The great thing about National Poetry Month is the chance to not only revisit some old favorites, but to take the opportunity to search out some new voices as well. While I’ll never tire of reading Tennyson’s “Ulysses,” it’s also fun to come upon a poet I’ve not read before. And, as a sign of the times, I found Patricia Lockwood first through her witty and often (very) irreverent Twitter account.
(posted after a robbery)
Lockwood brings that same humor and tongue-in-cheek sense to today’s poem:
The Hypno-Domme Speaks, and Speaks and Speaks.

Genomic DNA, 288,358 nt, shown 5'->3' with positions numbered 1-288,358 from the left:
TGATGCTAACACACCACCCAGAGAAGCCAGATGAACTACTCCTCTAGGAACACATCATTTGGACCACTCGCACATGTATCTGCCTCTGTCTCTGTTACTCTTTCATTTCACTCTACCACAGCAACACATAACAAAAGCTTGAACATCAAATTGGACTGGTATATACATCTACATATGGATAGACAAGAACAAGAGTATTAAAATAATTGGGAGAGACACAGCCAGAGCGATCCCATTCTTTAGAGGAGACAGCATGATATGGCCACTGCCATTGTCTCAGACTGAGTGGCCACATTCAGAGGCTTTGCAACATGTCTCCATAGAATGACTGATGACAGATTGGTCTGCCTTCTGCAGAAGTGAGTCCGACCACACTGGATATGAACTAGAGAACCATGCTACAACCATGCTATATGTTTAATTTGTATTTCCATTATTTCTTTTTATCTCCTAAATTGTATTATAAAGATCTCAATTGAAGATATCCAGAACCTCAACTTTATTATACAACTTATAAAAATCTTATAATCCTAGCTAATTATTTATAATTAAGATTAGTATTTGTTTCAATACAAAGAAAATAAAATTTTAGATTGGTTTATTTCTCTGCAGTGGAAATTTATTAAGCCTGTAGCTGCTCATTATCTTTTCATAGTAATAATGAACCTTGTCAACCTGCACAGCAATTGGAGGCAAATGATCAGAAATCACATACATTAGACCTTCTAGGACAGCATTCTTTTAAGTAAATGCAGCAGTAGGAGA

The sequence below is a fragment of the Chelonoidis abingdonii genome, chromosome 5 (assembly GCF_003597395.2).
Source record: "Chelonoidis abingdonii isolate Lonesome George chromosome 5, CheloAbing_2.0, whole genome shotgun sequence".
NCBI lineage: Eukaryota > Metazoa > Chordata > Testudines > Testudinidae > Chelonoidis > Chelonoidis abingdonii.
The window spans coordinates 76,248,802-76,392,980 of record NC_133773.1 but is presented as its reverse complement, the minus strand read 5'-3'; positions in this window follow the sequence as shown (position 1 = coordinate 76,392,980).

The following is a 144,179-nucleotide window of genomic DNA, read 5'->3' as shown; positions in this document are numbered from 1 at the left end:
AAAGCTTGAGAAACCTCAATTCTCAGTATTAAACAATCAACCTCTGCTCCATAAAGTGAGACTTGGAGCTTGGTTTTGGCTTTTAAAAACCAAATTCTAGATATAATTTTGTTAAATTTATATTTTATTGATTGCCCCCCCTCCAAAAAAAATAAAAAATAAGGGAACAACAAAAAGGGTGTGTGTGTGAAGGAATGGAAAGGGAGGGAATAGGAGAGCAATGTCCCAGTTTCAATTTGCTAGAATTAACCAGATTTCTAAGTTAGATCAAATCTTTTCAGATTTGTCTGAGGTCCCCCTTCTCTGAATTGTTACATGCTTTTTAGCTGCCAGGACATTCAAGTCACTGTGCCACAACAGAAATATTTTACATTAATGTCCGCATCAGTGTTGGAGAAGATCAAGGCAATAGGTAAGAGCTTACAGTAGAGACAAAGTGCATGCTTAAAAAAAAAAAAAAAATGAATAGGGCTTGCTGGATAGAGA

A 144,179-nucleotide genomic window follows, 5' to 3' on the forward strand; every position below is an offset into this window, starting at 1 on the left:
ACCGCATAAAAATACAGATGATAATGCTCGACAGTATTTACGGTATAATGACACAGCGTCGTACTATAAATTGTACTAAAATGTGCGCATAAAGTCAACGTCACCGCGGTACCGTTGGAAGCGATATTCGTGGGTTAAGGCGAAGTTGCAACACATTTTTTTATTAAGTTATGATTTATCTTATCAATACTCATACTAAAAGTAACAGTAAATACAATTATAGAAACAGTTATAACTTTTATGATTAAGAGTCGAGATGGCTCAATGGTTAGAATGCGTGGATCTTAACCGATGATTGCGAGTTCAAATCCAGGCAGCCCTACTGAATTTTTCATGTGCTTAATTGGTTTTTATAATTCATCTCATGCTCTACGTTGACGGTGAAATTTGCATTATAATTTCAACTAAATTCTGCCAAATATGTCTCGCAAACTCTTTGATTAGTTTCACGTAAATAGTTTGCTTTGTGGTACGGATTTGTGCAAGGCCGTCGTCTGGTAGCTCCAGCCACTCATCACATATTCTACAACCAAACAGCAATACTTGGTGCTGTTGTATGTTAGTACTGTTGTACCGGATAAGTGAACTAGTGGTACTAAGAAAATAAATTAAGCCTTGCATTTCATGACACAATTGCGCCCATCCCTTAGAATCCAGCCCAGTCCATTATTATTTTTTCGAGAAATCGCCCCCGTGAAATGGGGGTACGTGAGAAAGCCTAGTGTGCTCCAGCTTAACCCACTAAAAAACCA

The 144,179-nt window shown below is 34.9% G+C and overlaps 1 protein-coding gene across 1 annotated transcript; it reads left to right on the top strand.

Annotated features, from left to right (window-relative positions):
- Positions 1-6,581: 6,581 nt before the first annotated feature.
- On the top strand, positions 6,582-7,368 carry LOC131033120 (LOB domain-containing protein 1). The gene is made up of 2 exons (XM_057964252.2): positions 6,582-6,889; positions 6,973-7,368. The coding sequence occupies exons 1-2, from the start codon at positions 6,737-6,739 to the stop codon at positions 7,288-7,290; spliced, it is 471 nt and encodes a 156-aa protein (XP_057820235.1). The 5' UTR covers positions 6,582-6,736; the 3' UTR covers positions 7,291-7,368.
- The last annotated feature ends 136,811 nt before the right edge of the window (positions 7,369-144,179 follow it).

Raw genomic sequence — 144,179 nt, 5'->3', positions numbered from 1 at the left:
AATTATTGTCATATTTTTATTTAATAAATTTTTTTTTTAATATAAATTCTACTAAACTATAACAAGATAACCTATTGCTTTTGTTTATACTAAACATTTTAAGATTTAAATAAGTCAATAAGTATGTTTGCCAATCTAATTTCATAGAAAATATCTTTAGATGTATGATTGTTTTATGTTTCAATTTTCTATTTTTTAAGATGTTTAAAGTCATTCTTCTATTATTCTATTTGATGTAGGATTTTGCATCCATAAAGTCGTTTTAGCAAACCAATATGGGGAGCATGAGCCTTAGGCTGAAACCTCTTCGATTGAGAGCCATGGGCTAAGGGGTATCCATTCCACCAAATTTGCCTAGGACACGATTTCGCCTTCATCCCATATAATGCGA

I was born as a woman, I talk you to death, or else your ear off, or else you to sleep. What do I have, all the time in the world, and a voice that swings brass back and forth, you can hear it, and a focal point where my face should be. What do I have, I have absolute power, and what I want is your money, your drool, and your mind, and the sense of myself as a snake, and a garter in the grass. Every bone in the snake is the hipbone, every part of the snake is the hips. The first sound I make is silence, then sssssshhh, the first word I say is listen. Sheep shearers and accountants hypnotize the hardest, and lookout sailors who watch the sea, and the boys who cut and cut and cut and cut and cut the grass. The writers who write page-turners, and the writers who repeat themselves. The diamond-cutter kneels down before me and asks me to hypnotize him, and I glisten at him and glisten hard, and listen to me and listen, I tell him. Count your age backward, I tell him. Become aware of your breathing, and aware of mine which will go on longer. Believe you are a baby till I tell you otherwise, then believe you’re a man till I tell you you’re dirt. When a gunshot rings out you’ll lie down like you’re dead. When you hear, “He is breathing,” you’ll stand up again. The best dog of the language is Yes and protects you. The best black-and-white dog of the language is Yes and goes wherever you go, and you go where I say, you go anywhere. Why do I do it is easy, I am working my way through school. Give me the money for Modernism, and give me the money for what comes next. When you wake to the fact that you have a body, you will wake to the fact that not for long. When you wake you will come when you read the word hard, or hard to understand me, or impenetrable poetry. When you put down the book you will come when you hear the words put down the book, you will come when you hear.